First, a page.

Capercaille report sheds new light on rare animal


A REPORT investigating capercaille breeding success has been published by Scottish Natural Heritage.

The Scottish capercaillie – a huge woodland grouse – is of high conservation concern as the population has declined to 1,000-2,000 birds since the 1970s.

The report reaffirms the complex relationships between the success of capercaillie in rearing young and habitat structure, predator activity and weather during the egg-laying and brood rearing period.

Some elements have been found before, notably an association between poor capercaillie breeding success and wet weather in June when nesting females have dependent broods.

Capercaille numbers have declined over recent years
Capercaille numbers have declined over recent years


Others, including a weak association between breeding success and a measure of pine marten activity, need to be explored further in order to fully understand the relationship.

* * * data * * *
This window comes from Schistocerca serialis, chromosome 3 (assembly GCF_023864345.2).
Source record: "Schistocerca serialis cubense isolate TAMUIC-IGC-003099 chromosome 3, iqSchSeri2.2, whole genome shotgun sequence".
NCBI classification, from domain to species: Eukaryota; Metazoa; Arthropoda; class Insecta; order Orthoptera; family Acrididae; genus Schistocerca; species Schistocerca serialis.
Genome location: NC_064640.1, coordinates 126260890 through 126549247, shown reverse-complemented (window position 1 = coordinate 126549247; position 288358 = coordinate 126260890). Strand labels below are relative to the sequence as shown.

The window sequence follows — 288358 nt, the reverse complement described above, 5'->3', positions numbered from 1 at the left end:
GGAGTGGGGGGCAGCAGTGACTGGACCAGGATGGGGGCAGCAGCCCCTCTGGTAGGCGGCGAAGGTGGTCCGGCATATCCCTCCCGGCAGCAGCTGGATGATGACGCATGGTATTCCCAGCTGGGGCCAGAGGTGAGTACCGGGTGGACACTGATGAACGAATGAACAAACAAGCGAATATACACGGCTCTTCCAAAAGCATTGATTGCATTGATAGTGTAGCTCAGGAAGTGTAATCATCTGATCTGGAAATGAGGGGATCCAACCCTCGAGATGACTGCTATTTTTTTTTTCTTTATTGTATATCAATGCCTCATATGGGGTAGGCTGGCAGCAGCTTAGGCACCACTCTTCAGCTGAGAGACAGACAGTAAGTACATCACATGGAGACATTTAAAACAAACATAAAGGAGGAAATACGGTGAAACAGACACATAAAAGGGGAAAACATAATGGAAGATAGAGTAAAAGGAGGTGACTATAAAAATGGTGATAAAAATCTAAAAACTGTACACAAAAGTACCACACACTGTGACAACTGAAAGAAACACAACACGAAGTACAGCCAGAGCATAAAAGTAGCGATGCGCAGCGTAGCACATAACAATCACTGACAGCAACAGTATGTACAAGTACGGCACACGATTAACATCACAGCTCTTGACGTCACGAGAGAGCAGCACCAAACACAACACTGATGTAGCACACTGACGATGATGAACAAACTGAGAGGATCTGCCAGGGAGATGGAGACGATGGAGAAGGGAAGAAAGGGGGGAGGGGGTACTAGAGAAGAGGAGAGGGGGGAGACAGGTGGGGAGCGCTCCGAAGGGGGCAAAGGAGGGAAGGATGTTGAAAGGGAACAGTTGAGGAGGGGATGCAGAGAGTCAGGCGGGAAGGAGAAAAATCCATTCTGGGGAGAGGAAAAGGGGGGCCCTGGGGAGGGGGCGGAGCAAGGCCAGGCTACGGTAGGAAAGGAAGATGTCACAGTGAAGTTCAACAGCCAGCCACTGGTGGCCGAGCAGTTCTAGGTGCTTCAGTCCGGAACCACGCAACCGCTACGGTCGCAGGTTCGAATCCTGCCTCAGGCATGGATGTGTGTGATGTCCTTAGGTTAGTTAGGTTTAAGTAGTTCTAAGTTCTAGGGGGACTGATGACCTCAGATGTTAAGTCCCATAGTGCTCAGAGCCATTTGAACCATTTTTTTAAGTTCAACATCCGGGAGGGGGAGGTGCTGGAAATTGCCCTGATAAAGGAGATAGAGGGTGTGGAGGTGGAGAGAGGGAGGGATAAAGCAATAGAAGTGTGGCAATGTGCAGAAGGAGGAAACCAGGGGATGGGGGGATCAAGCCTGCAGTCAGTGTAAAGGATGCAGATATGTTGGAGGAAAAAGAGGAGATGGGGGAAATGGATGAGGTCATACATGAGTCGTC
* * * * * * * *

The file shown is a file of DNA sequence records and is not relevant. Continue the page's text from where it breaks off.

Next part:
One new finding was that blaeberry leaves (a key food item) had a better defence against herbivores through their chemical composition in old-growth Scots Pine forest than in younger plantations.

Adult capercaillie and chicks depend heavily on blaeberry leaves and their associated insects as food. However further work will be needed to test this finding and assess whether forest management could help to increase the quality of blaeberry in forests for capercaillie.

Sue Haysom of SNH said: “This report improves our understanding of the complex relationships between weather, habitat, predators and capercaillie breeding success and how these factors vary across key woods in Strathspey.”

Justin Prigmore of the Cairngorms National Park Authority (CNPA) said: “Strathspey is the most important area in Scotland for the species and is the only area where numbers have remained relatively stable.

“It is essential that we do all we can to ensure their long-term survival here. This work shows that it is a complicated picture but helps direct where we need to focus effort for the future and will further inform the Cairngorms Capercaillie Framework which is working across this landscape scale.”